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    09021: Urgent recovery actions for endangered Flora

    New populations of critically endangered prickly honeysuckle (Lambertia echinata) have been established as part of this project. Courtesy Department of Environment and Conservation
    New populations of critically endangered prickly honeysuckle (Lambertia echinata) have been established as part of this project. Courtesy Department of Environment and Conservation

    Western Australia's unique flora is a highly prized asset for both its biodiversity and potential commercial value. An estimated 400 WA plant species and subspecies are listed as rare under theWildlife Conservation Act 1950 and many of these are in an overall state of decline.

    With funding from the State NRM Program, the Department of Environment and Conservation implemented works to save 15 critically endangered plant species.

    Investment: $ 424 000
    In-kind contribution: $ 63 200
    Delivery organisation: Department of Environment and Conservation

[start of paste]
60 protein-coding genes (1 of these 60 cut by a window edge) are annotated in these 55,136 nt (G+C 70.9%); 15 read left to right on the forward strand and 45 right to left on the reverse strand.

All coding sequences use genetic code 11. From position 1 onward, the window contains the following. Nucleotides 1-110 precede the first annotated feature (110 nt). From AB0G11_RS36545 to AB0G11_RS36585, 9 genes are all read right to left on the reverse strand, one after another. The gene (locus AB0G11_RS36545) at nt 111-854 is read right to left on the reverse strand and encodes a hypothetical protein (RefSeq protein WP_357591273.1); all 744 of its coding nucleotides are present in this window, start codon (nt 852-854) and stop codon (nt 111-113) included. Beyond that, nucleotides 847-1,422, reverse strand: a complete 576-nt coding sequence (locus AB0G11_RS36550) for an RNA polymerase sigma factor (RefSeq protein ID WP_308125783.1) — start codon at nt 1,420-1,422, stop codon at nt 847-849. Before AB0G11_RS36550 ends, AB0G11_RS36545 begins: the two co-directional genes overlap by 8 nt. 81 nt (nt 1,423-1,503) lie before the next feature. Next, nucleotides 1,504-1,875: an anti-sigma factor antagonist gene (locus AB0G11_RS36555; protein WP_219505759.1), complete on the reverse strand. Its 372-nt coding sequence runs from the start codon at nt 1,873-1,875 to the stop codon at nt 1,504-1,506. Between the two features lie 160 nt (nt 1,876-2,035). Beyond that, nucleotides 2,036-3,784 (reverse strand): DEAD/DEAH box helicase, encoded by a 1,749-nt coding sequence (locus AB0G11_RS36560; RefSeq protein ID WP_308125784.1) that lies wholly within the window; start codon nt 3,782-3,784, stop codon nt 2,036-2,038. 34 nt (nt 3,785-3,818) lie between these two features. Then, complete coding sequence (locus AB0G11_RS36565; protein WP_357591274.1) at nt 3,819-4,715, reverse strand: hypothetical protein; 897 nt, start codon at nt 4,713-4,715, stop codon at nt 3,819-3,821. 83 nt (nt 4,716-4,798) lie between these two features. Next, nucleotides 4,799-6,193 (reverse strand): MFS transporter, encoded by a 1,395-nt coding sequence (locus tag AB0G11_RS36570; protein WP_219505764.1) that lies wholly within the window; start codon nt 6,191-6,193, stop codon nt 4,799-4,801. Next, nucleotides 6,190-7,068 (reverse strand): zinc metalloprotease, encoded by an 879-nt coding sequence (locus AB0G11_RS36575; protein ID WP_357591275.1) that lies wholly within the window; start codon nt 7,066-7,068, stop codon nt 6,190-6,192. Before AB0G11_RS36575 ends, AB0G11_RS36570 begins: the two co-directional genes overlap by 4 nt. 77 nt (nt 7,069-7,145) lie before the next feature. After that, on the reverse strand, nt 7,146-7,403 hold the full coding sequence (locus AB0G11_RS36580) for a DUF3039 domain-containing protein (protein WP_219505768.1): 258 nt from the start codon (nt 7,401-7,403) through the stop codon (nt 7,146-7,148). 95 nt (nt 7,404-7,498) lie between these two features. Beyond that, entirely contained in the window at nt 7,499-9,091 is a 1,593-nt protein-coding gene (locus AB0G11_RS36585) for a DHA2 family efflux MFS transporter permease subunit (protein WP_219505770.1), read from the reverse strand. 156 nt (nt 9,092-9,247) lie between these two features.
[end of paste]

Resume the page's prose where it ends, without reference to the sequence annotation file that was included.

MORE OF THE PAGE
Project duration: October 2009 - October 2010
    Location: South-west WA

    Major project achievements

    • More than 5000 (5312) seeds cleaned, treated and germinated at the Threatened Flora Seed Centre and established at the Kings Park and Botanical Garden (KPBG) nursery.
    • Fifteen populations of critically endangered plant species established using seedlings from the nursery. Species are Acacia aprica, Acacia awestoniana, Acacia imitans, Acacia unguicula, Acacia cochlocarpa subsp. cochlocarpa, Banksia ionthocarpa subsp. ionthocarpa, Daviesia glossosema, Daviesia pseudaphylla, Eremophila nivea, Grevillea calliantha, Grevillea humifusa, Lambertia echinata subsp. echinata, Lambertia orbifolia subsp. orbifolia and Persoonia micranthera.
    • One existing translocated population of Grevillea acropogonmore than doubled in size through enhancement planting.
    • Translocation workshop, coordinated by the Australian Network for Plant Conservation, held in February 2010 with 50 attendees from state government, regional NRM groups, environmental consultancy groups, industry and landholders.
    • Interpretive path and signage installed at the Acacia awestoniana translocation site.
    • University of Western Australia PhD project initiated on ecophysiology of translocated plants Banksia ionthocarpa subsp. ionthocarpa and Acacia awestoniana.

    Project partners

    University of Western Australia; Kings Park and Botanical Garden; Australian Network for Plant Conservation; Esperance Wildflower Society; Albany Wildflower Society; Australian Wildlife Conservancy

    More information

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